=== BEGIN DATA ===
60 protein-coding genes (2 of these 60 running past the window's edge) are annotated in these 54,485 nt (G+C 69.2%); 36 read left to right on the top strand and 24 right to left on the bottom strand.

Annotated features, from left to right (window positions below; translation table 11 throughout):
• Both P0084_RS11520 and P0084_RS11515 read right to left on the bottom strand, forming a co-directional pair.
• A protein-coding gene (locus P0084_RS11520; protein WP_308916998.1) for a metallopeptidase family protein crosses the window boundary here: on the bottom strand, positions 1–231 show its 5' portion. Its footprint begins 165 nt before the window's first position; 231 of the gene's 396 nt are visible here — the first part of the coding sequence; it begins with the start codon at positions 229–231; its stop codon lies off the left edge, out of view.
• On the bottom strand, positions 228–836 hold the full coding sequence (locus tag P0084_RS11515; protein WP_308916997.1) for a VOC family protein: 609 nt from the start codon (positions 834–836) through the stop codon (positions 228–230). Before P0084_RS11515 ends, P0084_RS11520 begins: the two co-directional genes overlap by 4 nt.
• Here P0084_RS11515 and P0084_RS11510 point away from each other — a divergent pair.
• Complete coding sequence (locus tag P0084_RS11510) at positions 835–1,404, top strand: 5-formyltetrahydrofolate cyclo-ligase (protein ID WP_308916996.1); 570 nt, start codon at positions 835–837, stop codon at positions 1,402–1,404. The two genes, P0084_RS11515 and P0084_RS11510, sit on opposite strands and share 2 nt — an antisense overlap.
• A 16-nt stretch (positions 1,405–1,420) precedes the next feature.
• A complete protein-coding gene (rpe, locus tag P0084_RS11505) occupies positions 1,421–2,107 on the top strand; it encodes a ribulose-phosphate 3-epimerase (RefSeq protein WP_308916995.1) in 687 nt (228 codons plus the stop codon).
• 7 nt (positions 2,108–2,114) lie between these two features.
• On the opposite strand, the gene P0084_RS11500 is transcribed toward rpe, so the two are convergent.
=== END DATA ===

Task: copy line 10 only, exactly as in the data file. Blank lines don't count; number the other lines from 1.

• 7 nt (positions 2,108–2,114) lie between these two features.